Archive for February, 2009

Union Square Mondays

February 8, 2009

Since the year-round Brooklyn Greenmarkets are only open Tuesdays & Saturdays, I’ve been hitting the Union Square Greenmarket the past few Mondays. The set-up there is a little different right now due to some construction going on off of Union Square West. For the most up-to-date list of producers, swing by the CENYC tent & grab a map detailing who’s there on Mondays, Wednesdays, Fridays, and Saturdays. This list will help you plan for future trips but may be updated when more producers return in the springtime. If you decide to go to Union Square on a Monday, you will find: Bread Alone, Patches of Star Dairy, Greener Pastures, Buon Pane, D&J Organic, Red Jacket Orchards, Central Valley Farm, Martin’s Pretzels, Body & Soul Began Bakery, Madura Farm, Queens County Farm Museum, Berkshire Berries, Troncillito Farm, NY Beef Co, Tello’s Green Farm, Healthway Farms, and Race Farm.

During my first walk through, the greens at Hydrogarden Farm, D&J Organic caught my eye. I paid $6.00 for 1/4th of a pound of baby spinach and frisee. I was too excited by the thought of the greens and decided to splurge. My next stop was at Patches of Star Dairy for goat cheese. Their goat cheese is so smooth and creamy that it needs little else to be enjoyed. They also have ice cream but it might be until summer before I get up the nerve to try it. I also picked up half a dozen eggs at Central Valley Farm. 

Queens County Farm at Union Square Mondays

Queens County Farm at Union Square Mondays

I was almost headed home until I spotted the Queens Country Farm Museum’s stand. I had no idea they were at the Greenmarket, and as of right now they only have a stand there on Mondays. What really caught my eye were the free samples of hot tomato soup being handed out on a really cold day of walking around outside. The soup was made from the farm’s frozen Brandywine tomatoes. Other notable edibles included: fresh local eggs, microgreens, broccoli sprouts, and honey.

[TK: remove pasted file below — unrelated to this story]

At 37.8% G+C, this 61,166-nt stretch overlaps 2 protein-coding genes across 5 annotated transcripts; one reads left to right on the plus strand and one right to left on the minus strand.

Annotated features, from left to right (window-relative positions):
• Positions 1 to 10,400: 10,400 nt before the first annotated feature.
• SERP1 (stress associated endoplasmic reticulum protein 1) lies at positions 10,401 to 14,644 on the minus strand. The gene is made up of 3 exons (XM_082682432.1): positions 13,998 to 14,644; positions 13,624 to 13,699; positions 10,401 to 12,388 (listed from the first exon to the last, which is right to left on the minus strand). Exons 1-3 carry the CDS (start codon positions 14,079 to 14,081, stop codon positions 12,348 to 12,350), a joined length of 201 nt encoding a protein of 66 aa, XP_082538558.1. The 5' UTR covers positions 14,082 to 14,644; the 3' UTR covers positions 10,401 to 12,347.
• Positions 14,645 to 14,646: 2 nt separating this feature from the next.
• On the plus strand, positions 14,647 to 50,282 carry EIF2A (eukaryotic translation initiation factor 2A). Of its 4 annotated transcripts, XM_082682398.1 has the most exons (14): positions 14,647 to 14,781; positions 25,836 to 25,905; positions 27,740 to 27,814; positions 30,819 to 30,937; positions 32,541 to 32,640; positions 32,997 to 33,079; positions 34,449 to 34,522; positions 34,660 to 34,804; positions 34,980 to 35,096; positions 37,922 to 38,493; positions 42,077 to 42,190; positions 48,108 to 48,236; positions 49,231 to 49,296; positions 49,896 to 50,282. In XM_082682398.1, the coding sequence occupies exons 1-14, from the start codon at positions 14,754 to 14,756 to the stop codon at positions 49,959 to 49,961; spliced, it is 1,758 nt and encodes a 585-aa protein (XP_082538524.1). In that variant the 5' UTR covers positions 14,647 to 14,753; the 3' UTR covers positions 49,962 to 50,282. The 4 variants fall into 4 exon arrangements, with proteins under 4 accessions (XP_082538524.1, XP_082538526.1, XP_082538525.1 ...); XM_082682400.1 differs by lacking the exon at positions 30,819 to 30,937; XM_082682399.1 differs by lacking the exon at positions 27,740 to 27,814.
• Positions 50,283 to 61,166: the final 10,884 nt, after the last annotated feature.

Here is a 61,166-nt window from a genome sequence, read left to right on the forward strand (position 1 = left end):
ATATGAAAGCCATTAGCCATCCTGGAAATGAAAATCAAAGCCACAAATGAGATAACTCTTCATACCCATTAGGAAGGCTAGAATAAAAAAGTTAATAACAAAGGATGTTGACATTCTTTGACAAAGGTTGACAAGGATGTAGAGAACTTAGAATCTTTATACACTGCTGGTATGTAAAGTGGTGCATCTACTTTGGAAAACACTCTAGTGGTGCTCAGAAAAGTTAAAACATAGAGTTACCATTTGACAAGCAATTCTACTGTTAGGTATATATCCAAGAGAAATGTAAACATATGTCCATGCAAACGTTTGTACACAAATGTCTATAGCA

Herbs and Microgreens and Honey

Herbs and Microgreens and Honey

 

And now for a bit of history. The Queens Farm can be traced back to 1697 with only eight owners of the farm since then. The museum opened in 1975 and became a historic landmark in 1979. For more information on the farm, check out their website www.queensfarm.org where you learn more about events starting up in the spring, renting out the farm, educational programs, sustainable agriculture, and more.

Tomato Soup

Tomato Soup

Make sure to stop by their booth the next time you’re in the neighborhood for a tomato soup sample and to learn more about the farm’s historic origins. You will also now find pasture-raised heritage pork – could there be a better reason to go to Union Square.

Advertisements

Going green

February 3, 2009

The New York Times article “Praise the Lord and Green the Roof” reports on a group of unlikely trendsetters: Episcopal sisters going green. What was inspiring to me was the sisters’ devotion to local and sustainable eating. The sisters shop at farmer’s markets, pick up a produce share from Roxbury Farm at a neighboring church, and even compost their food detritus. The sisters are now working on a new green home which will be built in West Harlem.

This eco-conscious move underscores the correlation between knowing where your food comes from and knowing where your roof comes from. One green idea, shopping at your farmer’s market, leads to the next green idea: understanding your surroundings and registering the implications of consumption on a variety of levels. While I currently do not have the opportunity, like the sisters, to build a new green structure from ground up, I do have the opportunity to start with just a few, small green thoughts: carrying my own bags with which to shop at farmer’s markets, drinking tap water, consuming less in general but being more thoughtful when I do. Recycle your green thoughts here and share the ways in which you and your community are going green.